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Following the breach of the U.S. Capital on Jan. 5, 2021, many commentators have begun discussing legal terms such as sedition, insurrection, and terrorism in describing events that took place and the charges individuals who participated may face. The following materials provide additional information and insight on the legal aspects of these concepts.
Press and Speech under Assault by
Call Number: KF9397.A3281798 B57 2016
Publication Date: 2016
A review of the legal history of sedition in the U.S. from the perspective of the Supreme Court.
Freedom of Speech and Incitement Against Democracy by
Call Number: JC591 .F78 2000
Publication Date: 2000
Leading scholars of constitutional law, human rights and criminal law, from various countries with divergent philosophies on freedom of speech, address the question of whether we can, and should, regulate speech in order to protect democracy and, if so, how.
Insurrection Act of 1807
The Jan. 5, 2021 breach of the U.S. Capitol has been described by some as insurrection. The original text of the Act is available through HeinOnline. [Use Proxy access off-campus & log in with ULink credentials.]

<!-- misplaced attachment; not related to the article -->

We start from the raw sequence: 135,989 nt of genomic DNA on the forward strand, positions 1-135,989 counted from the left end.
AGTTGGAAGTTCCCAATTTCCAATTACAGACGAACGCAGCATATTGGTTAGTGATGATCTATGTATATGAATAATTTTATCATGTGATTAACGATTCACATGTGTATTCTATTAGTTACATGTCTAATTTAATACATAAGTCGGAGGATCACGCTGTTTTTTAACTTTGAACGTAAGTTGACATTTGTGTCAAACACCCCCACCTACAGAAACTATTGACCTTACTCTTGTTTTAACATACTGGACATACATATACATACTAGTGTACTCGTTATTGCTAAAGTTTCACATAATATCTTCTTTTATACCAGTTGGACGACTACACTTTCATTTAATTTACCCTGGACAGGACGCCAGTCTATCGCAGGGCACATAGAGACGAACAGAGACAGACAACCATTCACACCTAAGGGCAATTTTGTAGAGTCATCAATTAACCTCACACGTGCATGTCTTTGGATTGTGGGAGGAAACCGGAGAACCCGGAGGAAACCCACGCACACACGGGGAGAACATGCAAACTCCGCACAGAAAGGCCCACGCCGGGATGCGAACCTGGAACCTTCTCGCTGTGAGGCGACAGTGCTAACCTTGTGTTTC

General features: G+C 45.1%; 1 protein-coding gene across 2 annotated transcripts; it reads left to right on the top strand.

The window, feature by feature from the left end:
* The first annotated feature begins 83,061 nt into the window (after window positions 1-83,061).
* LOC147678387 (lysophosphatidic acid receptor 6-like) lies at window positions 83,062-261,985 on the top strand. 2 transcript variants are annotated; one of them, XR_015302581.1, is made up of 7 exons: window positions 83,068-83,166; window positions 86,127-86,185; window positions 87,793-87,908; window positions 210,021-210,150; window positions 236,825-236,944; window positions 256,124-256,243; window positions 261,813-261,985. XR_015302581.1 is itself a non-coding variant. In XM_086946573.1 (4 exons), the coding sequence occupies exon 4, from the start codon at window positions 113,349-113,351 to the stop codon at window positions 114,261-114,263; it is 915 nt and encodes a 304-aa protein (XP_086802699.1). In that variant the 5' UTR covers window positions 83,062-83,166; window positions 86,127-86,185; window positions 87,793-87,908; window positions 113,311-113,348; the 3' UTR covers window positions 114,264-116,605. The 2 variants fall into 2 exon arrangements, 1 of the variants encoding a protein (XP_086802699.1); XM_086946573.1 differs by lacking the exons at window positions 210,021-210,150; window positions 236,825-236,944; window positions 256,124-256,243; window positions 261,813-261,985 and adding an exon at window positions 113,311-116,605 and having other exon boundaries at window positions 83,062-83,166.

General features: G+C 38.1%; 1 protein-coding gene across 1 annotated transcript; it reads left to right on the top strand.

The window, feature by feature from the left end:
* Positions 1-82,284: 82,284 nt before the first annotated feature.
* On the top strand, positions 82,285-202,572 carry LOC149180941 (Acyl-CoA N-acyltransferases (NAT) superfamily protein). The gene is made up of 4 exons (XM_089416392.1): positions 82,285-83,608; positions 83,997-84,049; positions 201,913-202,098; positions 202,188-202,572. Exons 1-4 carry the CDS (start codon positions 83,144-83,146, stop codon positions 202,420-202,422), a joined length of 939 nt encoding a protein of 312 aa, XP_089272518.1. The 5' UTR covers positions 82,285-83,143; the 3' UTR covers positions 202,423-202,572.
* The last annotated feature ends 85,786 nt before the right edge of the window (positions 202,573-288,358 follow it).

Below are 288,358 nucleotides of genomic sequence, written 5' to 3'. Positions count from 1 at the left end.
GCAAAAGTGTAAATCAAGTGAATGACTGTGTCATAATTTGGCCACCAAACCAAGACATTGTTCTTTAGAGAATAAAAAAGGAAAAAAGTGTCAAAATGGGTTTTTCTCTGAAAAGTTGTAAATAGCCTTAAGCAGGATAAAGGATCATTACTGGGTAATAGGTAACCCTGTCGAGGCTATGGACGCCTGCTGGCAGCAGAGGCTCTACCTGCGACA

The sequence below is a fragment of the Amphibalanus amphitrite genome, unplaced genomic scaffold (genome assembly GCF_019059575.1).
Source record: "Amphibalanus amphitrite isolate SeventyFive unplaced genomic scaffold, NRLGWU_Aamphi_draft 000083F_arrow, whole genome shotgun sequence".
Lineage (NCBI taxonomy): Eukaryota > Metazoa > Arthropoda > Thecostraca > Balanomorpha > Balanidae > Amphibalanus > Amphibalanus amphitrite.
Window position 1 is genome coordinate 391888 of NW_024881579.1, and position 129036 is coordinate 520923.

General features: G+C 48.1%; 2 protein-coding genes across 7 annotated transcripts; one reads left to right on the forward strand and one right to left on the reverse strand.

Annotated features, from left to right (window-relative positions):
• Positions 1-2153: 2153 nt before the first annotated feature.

Terrorism As Crime by
Call Number: HV6431 .H364 2007
Publication Date: 2007
Car bombing, suicide bombing, abduction, smuggling, homicide, and hijacking are all profoundly criminal acts. In Terrorism as Crime Mark S. Hamm presents an understanding of terrorism from a criminological point of view.
Criminal prosecutions in the District of Columbia are complicated. Misdemeanors are prosecuted by D.C. officials but federal attorneys prosecute felonies, like the probable murder of a Capitol Police officer. However, when assistant U.S. district attorneys decide which crimes to file against alleged offenders, they can choose to charge either federal crimes (from the U.S. Code) or felonies as outlined in the D.C. Code.